Almost universally, the leaders I have the good fortune to coach find that one of the skills they most need to work on is listening… really listening. That need has been ever-present, but in an age when we’re attempting to multi-task, to compress more activity into each day, and babbling more (because we can), the time and energy spent listening is decidedly on the wane. Lest there be any doubt, the people around us have noticed. Indeed, lack of listening has been a top tier item of concern on every engagement survey I’ve seen in the last three years.
Because of the aforementioned activity compression, when interacting with others, we do basically two things: We talk, and then while the other person is saying whatever is on their mind, we formulate our reply, while sorta hearing them in the background. In short, rather than listening, we’ve been “waiting to talk.” And because very few of us have decent acting skills, our feigned listening (I so wanted to use the work f_ke but couldn’t bring myself to it) is noticed, every time. Three suggestions that you may find useful:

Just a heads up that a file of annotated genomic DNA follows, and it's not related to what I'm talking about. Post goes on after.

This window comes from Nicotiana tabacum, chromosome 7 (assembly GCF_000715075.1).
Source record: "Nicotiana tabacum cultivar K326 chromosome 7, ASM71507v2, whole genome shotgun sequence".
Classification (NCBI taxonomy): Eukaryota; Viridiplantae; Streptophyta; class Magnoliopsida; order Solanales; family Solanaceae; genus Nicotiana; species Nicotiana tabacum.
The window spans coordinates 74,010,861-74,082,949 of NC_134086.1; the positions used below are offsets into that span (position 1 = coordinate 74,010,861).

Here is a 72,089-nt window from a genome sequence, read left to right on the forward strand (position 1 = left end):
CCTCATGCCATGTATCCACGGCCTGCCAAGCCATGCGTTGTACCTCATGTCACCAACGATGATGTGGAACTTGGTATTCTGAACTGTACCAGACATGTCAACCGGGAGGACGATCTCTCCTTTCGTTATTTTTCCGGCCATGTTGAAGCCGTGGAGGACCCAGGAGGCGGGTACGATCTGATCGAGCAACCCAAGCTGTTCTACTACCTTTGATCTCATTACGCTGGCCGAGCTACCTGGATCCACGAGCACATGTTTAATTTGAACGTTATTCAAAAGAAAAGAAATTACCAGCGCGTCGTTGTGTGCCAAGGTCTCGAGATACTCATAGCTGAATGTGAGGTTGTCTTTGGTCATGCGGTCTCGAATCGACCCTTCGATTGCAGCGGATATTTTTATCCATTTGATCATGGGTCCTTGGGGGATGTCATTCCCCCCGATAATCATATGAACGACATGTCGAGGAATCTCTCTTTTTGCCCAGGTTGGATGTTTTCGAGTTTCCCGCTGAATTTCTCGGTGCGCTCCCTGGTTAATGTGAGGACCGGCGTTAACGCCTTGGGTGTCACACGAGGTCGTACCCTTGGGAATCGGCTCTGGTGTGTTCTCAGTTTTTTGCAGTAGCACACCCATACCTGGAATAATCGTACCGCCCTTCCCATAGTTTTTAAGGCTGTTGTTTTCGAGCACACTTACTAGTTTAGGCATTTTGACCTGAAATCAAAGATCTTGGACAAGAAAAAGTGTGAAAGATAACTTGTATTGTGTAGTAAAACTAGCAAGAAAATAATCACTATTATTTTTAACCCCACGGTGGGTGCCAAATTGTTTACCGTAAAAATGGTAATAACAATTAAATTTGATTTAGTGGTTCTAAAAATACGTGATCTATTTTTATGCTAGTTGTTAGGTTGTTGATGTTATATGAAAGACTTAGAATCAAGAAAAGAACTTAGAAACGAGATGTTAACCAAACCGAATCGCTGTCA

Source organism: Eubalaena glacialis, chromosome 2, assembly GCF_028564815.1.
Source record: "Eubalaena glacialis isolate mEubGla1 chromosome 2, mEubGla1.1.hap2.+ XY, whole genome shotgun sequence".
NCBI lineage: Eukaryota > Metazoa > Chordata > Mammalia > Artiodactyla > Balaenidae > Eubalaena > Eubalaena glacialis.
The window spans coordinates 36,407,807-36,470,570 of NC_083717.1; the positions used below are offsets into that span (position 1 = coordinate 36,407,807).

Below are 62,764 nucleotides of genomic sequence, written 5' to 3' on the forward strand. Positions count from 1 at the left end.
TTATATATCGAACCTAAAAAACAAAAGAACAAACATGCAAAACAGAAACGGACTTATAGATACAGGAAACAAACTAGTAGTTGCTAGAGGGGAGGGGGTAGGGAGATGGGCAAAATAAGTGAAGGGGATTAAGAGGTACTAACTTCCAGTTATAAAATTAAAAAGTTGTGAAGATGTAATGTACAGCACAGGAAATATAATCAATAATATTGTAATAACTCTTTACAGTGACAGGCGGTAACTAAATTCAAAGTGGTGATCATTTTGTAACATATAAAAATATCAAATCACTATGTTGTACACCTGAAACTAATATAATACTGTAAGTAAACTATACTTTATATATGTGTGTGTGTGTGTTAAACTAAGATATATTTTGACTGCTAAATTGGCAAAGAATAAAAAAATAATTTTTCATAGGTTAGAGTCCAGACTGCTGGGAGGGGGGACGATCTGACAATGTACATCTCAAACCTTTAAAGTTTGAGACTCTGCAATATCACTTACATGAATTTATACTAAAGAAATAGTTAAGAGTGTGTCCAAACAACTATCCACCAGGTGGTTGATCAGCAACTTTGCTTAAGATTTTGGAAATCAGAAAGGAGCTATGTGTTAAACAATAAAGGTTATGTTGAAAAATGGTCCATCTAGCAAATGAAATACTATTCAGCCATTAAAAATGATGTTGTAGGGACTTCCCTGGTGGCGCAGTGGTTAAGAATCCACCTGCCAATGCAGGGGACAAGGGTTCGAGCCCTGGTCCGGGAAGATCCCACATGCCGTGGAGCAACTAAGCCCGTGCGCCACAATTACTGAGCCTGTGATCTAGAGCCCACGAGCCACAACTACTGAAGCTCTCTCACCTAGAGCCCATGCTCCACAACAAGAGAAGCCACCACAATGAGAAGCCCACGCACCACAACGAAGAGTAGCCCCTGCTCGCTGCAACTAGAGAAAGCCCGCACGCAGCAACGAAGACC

- Tolerate “Dead-Air” – Rather than allowing your lips to fly open the very nanosecond the other person stops talking, pause for a few seconds and ponder what they just said… Trust me, just as you just encountered an inch of horizontal white space on this page, it won’t ruin anything if you both endure a few seconds of silence.
- Notice Their Eye Color – Don’t ask me why this works, but it seems that the very act of noticing something about the other person seems to disrupt our urge to respond a bit, a wee bit.
- Take Notes – That’s right, go old school and physically make notes of what the other person is saying as they are saying it. Not only will you understand and remember it better, your note-taking is a measure of respect that won’t soon be lost on the other person.
Lastly, this isn’t a suggestion, but a command, and you know what’s coming: Please put the damned device away, where it will distract no one. Siri will not get angry if you put her in your pocket or purse for a while.